There’s also several neat little twists that add to the story, I can’t say what for fear of ruining the surprise. If you like your crime hard boiled, I strongly recommend this novella. I’ve only one complaint – it’s too short (although the story is really well paced and balanced) in that I’d like to see more of Doyle. I really hope the author brings him back in a future story.

FYI:


Nothing of note.

Format/Typo Issues:

A small number of issues.

Rating: ***** Five Stars

Sunday, July 27, 2014

Recently at The IndieView



The most recent interviews at The IndieView starting with a refresher on the different kinds of interviews.

The IndieView

This is an interview with a standard set of open ended questions. While they focus on a specific book, they also delve into the author's history as a writer and the path they took in becoming an indie author.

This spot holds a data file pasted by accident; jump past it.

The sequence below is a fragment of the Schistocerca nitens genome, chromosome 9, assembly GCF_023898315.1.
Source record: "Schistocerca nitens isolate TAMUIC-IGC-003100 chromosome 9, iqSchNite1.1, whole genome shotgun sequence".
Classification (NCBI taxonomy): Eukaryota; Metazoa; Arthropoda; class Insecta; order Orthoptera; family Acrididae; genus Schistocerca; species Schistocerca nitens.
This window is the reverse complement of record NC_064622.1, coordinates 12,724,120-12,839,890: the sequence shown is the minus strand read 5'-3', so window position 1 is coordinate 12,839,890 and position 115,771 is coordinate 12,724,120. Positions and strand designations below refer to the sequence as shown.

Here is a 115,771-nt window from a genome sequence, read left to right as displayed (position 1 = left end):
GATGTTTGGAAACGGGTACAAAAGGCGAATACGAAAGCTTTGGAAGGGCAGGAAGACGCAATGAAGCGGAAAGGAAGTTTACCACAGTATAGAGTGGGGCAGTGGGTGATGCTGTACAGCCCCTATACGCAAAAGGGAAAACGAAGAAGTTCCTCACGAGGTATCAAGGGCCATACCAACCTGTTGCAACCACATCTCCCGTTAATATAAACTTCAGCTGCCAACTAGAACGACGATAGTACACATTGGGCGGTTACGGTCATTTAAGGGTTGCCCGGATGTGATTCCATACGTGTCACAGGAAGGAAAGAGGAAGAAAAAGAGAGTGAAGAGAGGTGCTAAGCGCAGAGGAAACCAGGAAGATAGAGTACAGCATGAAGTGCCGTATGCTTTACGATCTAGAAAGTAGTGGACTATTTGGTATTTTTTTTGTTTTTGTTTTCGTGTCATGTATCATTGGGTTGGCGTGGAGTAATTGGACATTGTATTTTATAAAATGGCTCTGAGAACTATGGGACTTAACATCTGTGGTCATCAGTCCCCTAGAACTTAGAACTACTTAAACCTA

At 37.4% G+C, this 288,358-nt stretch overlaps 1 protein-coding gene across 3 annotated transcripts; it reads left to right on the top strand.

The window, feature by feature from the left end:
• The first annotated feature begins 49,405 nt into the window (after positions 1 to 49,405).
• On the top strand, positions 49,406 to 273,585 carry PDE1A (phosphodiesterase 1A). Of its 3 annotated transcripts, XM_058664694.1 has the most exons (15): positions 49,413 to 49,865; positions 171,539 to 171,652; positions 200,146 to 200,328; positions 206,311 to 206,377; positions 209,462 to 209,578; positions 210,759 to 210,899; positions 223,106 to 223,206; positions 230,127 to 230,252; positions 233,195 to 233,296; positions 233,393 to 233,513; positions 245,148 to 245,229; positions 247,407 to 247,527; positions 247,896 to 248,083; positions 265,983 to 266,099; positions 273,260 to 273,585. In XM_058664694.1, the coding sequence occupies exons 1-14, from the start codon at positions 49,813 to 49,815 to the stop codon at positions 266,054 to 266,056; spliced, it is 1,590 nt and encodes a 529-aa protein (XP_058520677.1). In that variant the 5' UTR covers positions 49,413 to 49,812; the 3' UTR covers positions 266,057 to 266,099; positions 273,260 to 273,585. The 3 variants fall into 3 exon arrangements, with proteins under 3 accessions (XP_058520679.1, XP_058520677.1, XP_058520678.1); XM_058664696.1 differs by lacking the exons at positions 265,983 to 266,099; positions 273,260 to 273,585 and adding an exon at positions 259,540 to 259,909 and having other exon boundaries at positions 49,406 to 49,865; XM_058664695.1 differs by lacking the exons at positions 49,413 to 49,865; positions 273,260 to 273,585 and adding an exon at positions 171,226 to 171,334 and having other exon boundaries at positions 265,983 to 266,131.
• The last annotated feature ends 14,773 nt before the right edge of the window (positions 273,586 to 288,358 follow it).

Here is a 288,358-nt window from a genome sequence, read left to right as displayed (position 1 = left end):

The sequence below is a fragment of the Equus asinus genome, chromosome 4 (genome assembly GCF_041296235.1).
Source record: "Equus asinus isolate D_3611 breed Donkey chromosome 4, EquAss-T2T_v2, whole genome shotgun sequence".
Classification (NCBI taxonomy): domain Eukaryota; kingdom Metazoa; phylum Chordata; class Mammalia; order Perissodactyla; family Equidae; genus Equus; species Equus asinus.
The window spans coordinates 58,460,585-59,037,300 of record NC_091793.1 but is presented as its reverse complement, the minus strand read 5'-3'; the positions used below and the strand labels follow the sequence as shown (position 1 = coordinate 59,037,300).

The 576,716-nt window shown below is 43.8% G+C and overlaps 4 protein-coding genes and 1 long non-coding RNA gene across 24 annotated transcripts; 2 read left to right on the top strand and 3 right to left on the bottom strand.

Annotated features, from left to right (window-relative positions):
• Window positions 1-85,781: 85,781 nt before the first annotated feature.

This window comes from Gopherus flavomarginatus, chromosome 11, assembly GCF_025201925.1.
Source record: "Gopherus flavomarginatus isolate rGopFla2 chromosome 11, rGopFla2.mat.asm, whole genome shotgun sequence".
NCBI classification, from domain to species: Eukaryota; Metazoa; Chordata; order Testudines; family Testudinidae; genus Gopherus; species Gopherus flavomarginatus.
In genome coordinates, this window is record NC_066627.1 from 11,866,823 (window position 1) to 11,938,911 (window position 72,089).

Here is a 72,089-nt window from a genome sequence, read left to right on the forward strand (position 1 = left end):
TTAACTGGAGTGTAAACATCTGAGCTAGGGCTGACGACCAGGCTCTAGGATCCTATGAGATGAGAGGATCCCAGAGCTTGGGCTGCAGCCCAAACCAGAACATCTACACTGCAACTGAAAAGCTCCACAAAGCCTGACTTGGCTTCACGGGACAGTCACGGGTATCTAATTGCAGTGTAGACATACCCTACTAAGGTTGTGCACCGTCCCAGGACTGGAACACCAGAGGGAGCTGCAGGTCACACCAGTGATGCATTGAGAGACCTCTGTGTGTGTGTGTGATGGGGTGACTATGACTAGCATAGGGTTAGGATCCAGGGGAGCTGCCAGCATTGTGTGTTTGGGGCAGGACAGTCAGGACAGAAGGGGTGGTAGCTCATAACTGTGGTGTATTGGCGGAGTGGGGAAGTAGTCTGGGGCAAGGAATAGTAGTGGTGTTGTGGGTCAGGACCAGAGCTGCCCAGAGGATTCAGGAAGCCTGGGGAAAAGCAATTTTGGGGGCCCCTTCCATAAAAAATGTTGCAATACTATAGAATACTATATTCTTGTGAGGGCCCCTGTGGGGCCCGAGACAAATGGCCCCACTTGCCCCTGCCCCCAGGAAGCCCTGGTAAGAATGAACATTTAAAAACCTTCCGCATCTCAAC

The BookView

This is a shorter interview format for authors who have already done an IndieView which focuses just on their most recent book.

Reviewer IndieView

These are interviews with reviewers who have their own review blog that delve into their approach to reviewing. A great way to find other book blogs you might like to follow. (For authors, there is also an extensive database of indie friendly review sites you might like to check out.)

Allirea's Realm

By invitation only, these are quirky, often irreverent interviews done by longtime Books and Pals follower, Allirea.


(Authors and reviewers interested in doing an IndieView should visit this page for details.)